The first goal, find a supplier that makes something you have used before and really like. Think of a way to improve its functionality. Then, ask the manufacturer if they can change it to fit your specs. The change shouldn’t be a complete remodeling, but it should be obvious enough where you can easily see the change and understand why that would be better. Plus, the more you want to change the product’s specs, the more frustrated the manufacturer may get with you and ask for more money. So, look for the smallest change that will have the greatest impact. Viola. You just created a new product. Now it’s time to order the product. If your manufacturer doesn’t let you brand your product or charges you too much to do so, then that is totally fine. If that’s the case, order it without the branding, then brand it yourself. You can either find a print shop to take your products to and get them branded, or you can purchase high quality stickers or labels to physically put on yourself. The second option is a little cheaper, cost wise and not as professional, but if that’s what has to happen to have your brand on the product then that’s what has to happen. You just created a new product and it’s important to have your brand on it so customers recognize that unique product as part of your brand. Advertise and sell!
Marketing a product requires a whole series books in itself, but I’ll boil down as much as I can. First off is to have the best website you can. This means it looks cool and is functional. If you can’t do this on your own then pay someone to do it. This is worth the investment. Your website is basically your salesman and for most people will be the first impression of your brand and product. You don’t want to mess up that first impression. After that, blog. Blog and have high quality videos and pictures. Invest in a high quality camera if you want to do it yourself. It will make a big difference. Or pay someone to do this part. It’s crucial that the aesthetics of your site are second to none. Once you have product and your website, then you can advertise. Advertising results can vary from really good to a complete waste of money. Think carefully about what channels you want to go down and always look at free advertising as an option. In other words, giving your product away is advertising. For example if you have a small new exercise product, give your product to a personal trainer, or give it to someone who has a small fitness following on social media, or you could even (and I like this one the most) just leave a few of your products at the gym you use. I can’t imagine the gym getting annoyed by giving them free equipment. If they are annoyed, just say you forgot them there and take your product and move on. At that point, you lost nothing and get your product back to give away to the next person. The more people to get their hands on your product will only benefit you.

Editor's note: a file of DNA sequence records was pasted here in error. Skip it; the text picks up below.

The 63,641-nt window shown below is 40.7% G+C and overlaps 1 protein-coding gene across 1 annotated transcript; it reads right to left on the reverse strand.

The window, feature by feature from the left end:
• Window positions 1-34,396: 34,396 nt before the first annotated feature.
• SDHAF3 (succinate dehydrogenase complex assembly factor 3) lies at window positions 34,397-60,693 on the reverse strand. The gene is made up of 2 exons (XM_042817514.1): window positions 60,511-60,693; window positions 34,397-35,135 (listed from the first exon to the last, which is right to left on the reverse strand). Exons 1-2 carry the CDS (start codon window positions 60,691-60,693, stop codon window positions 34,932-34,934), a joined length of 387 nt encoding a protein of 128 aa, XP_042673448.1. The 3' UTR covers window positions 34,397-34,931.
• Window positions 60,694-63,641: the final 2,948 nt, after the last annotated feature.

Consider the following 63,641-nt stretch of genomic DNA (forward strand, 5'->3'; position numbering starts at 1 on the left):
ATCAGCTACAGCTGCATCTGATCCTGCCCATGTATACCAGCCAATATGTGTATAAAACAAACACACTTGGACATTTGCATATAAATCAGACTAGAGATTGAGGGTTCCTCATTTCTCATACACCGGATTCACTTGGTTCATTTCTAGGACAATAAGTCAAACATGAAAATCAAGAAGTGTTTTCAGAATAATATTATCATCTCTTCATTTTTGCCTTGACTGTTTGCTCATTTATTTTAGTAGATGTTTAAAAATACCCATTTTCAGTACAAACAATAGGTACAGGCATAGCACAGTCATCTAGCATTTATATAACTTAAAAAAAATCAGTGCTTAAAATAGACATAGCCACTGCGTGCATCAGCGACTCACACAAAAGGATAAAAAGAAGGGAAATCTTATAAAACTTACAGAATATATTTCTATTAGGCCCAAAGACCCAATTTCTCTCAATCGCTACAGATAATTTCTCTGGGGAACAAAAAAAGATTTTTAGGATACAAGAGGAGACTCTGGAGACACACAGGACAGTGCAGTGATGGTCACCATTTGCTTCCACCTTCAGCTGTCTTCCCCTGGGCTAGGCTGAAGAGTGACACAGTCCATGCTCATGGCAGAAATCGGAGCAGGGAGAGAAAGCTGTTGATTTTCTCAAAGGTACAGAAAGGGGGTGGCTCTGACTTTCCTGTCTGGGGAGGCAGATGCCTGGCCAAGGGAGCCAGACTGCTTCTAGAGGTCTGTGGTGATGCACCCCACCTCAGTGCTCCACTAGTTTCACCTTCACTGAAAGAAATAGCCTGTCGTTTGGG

This compact example of a side business shows you the importance of having multiple streams of income. You may not realize it when you’re putting in a few hard hours, but I’m sure you would definitely appreciate it, especially if you get laid off which is not unusual for times like this. Don’t worry about not knowing what to do. You will grow as your business grows. You will start off as a “nobody”. Over time after putting in the hours, you will get more knowledgeable about your brand, the products, the space, the competition, and the people. As a result, you will gain confidence naturally and it will be easier to make informed decisions. You will grow your bank account and grow as a person achieving a new goal. Start small and grow small consistently. You will give yourself more options and mitigate any risk to your finances and overall wellbeing.
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Reblogged this on Dabbl.